Take the 2-minute tour ×
Mathematics Stack Exchange is a question and answer site for people studying math at any level and professionals in related fields. It's 100% free, no registration required.

How many are non isomorphic tournaments (directed clique) with $n=5$ vertices?

I'm not sure how to understand isomorphism here. This problem was in the set of problems on Burnside's lemma but it's different than the rest, I think. Normally I was asked to count the number of significantly different colorings of necklace or chessboard which was very nice and the group for Burnside's lemma was given explicit - simply all rotations. But here I don't know what is the group, how to approach this.

Is it very difficult to solve this in general - for $n\in\mathbb{N}$?

Will it be useful here the term: graph automorphism? How to understand it? Because I have it in the next problem.

share|improve this question

1 Answer 1

Judging from the question, a lot of the confusion is converting from group actions terminology to graph theory terminology. I'll try to clarify.

Let $\mathcal{A}$ be the set of labelled tournaments on the vertex set $\{1,2,\ldots,5\}$. We know $$|\mathcal{A}|=2^{{5 \choose 2}}=1024$$ since each edge can go in one of two directions. The symmetric group $S_5$ acts on $\mathcal{A}$ by permuting the vertex labels.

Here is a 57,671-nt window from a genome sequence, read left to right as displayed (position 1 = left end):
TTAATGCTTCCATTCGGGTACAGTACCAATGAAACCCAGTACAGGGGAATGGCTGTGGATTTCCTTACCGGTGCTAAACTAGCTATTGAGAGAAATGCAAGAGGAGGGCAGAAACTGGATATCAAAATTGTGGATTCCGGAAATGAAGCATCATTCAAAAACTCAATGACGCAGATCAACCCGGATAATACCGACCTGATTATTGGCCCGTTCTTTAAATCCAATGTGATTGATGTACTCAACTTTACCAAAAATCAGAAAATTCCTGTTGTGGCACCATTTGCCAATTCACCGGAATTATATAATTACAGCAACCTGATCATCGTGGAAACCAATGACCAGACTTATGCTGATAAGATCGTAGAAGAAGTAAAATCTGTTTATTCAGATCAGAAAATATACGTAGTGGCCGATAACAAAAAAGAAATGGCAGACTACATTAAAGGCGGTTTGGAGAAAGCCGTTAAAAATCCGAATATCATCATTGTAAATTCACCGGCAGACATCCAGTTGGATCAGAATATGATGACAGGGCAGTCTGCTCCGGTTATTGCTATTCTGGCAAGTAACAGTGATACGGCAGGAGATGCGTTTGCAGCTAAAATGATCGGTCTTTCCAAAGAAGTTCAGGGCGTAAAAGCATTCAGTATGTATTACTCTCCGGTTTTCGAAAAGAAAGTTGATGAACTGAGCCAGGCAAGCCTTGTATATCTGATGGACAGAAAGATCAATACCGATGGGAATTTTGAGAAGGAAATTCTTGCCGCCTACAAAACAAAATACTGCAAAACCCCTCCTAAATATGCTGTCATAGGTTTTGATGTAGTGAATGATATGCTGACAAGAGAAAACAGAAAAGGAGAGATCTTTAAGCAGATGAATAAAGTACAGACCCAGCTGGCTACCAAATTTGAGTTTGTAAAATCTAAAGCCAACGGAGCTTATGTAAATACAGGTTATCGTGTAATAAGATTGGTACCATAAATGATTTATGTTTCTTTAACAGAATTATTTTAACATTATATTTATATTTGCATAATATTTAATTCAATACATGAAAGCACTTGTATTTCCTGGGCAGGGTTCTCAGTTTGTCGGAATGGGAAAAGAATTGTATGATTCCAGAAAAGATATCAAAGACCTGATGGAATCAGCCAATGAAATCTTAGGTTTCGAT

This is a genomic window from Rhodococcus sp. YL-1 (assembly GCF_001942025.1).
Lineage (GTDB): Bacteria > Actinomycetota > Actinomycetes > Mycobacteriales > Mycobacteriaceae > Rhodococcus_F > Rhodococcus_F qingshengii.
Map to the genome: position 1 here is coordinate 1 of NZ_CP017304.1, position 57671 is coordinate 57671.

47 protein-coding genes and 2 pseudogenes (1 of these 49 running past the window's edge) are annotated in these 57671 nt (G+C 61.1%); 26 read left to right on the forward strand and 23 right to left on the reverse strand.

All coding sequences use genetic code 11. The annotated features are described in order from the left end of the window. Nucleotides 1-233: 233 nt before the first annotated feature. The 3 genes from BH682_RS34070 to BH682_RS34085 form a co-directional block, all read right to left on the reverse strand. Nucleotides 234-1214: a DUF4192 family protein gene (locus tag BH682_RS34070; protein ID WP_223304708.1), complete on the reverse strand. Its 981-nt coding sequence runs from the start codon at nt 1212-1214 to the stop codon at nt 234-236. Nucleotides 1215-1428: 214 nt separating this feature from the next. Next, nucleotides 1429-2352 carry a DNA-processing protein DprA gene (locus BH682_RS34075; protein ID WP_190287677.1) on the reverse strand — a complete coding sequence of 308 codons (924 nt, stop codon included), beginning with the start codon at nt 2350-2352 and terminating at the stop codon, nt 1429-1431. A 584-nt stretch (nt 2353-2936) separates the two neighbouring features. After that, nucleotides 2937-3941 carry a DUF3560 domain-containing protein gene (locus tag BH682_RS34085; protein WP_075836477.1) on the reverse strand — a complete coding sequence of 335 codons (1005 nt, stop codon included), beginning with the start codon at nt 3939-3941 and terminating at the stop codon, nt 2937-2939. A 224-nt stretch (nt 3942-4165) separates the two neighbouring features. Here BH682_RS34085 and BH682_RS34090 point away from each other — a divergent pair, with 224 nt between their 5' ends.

Pick an arbitrary tournament $T \in \mathcal{A}$ and an arbitrary permutation $\alpha \in S_5$.

  • We say that $T$ and $\alpha(T)$ are isomorphic (which we intuitively interpret as meaning structurally equivalent).

  • We can define an equivalence relation on the set of $5$-vertex tournaments, with tournaments $A$ and $B$ being equivalent if $\alpha(A)=B$ for some $\alpha \in S_5$. The equivalence classes are called isomorphism classes or orbits. The number of non-isomorphic tournaments, is the number of orbits.

Burnside's Lemma gives a formula the number of orbits under a group action. However, to use it, we need to find a way of counting the number of tournaments $T$ that are "fixed" by each $\alpha \in S_5$.

  • If $\alpha(T)=T$, then $\alpha$ is said to be an automorphism of $T$. (Alternatively, we can say that $\alpha$ stabilises $T$.) This is our notion of "fixed".

Thus, to use Burnside's Lemma, for each $\alpha \in S_5$, we need to find the size of $$F_\alpha:=\{T \in \mathcal{A}:\alpha(T)=T\}$$ which gives the number of orbits (the number of non-isomorphic tournaments) as: $$\frac{1}{|S_5|} \sum_{\alpha \in S_5} |F_\alpha|.$$

This might sound horrid (since $|S_5|=120$), but it's made much easier by the observation that $|F_\alpha|$ varies only with the cycle structure of $\alpha$.

The possible cycle structures are:

  • (1,1,1,1,1),
  • (2,1,1,1),
  • (2,2,1),
  • (3,1,1),
  • (3,2),
  • (4,1),
  • (5).

For each of these cycle structures, e.g. (2,2,1), we can pick a representative, e.g. $\beta=(12)(34)(5)$, and find $|F_\beta|$.

  • Hint: The number of permutations with a given cycle structure is given here, for example.

  • Hint: Automorphisms of tournaments must have odd order. (Why?) This means we need only consider the cycle structures $(1,1,1,1,1)$, $(3,1,1)$ and $(5)$.

Thus, the question is really asking for $|F_{(1)(2)(3)(4)(5)}|=1024$, $|F_{(123)(4)(5)}|$ and $|F_{(12345)}|$.

share|improve this answer

Your Answer

 
discard

By posting your answer, you agree to the privacy policy and terms of service.

Not the answer you're looking for? Browse other questions tagged or ask your own question.